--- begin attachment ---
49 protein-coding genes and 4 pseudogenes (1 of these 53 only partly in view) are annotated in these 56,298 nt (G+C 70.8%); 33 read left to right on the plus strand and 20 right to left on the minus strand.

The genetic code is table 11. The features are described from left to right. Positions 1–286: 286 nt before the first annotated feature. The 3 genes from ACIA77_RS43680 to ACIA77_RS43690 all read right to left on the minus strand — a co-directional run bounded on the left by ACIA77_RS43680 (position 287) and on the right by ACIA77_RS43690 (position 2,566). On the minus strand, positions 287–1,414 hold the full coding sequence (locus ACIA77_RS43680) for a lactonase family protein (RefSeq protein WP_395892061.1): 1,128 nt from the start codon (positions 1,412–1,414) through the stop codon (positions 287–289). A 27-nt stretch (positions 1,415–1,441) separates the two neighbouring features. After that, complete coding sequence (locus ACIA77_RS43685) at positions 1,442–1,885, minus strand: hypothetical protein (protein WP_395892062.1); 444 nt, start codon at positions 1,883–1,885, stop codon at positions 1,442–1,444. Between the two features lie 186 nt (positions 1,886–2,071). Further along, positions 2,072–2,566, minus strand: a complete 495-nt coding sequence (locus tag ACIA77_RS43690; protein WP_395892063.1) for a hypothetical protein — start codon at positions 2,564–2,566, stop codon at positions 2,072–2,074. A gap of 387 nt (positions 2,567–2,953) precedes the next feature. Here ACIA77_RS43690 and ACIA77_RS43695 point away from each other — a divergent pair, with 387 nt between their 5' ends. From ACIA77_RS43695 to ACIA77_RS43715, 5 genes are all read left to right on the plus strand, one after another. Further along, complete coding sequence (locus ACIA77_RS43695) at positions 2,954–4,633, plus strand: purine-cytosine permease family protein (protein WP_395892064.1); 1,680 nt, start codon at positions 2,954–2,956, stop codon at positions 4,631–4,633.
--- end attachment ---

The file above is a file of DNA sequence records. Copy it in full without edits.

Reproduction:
49 protein-coding genes and 4 pseudogenes (1 of these 53 only partly in view) are annotated in these 56,298 nt (G+C 70.8%); 33 read left to right on the plus strand and 20 right to left on the minus strand.

The genetic code is table 11. The features are described from left to right. Positions 1–286: 286 nt before the first annotated feature. The 3 genes from ACIA77_RS43680 to ACIA77_RS43690 all read right to left on the minus strand — a co-directional run bounded on the left by ACIA77_RS43680 (position 287) and on the right by ACIA77_RS43690 (position 2,566). On the minus strand, positions 287–1,414 hold the full coding sequence (locus ACIA77_RS43680) for a lactonase family protein (RefSeq protein WP_395892061.1): 1,128 nt from the start codon (positions 1,412–1,414) through the stop codon (positions 287–289). A 27-nt stretch (positions 1,415–1,441) separates the two neighbouring features. After that, complete coding sequence (locus ACIA77_RS43685) at positions 1,442–1,885, minus strand: hypothetical protein (protein WP_395892062.1); 444 nt, start codon at positions 1,883–1,885, stop codon at positions 1,442–1,444. Between the two features lie 186 nt (positions 1,886–2,071). Further along, positions 2,072–2,566, minus strand: a complete 495-nt coding sequence (locus tag ACIA77_RS43690; protein WP_395892063.1) for a hypothetical protein — start codon at positions 2,564–2,566, stop codon at positions 2,072–2,074. A gap of 387 nt (positions 2,567–2,953) precedes the next feature. Here ACIA77_RS43690 and ACIA77_RS43695 point away from each other — a divergent pair, with 387 nt between their 5' ends. From ACIA77_RS43695 to ACIA77_RS43715, 5 genes are all read left to right on the plus strand, one after another. Further along, complete coding sequence (locus ACIA77_RS43695) at positions 2,954–4,633, plus strand: purine-cytosine permease family protein (protein WP_395892064.1); 1,680 nt, start codon at positions 2,954–2,956, stop codon at positions 4,631–4,633.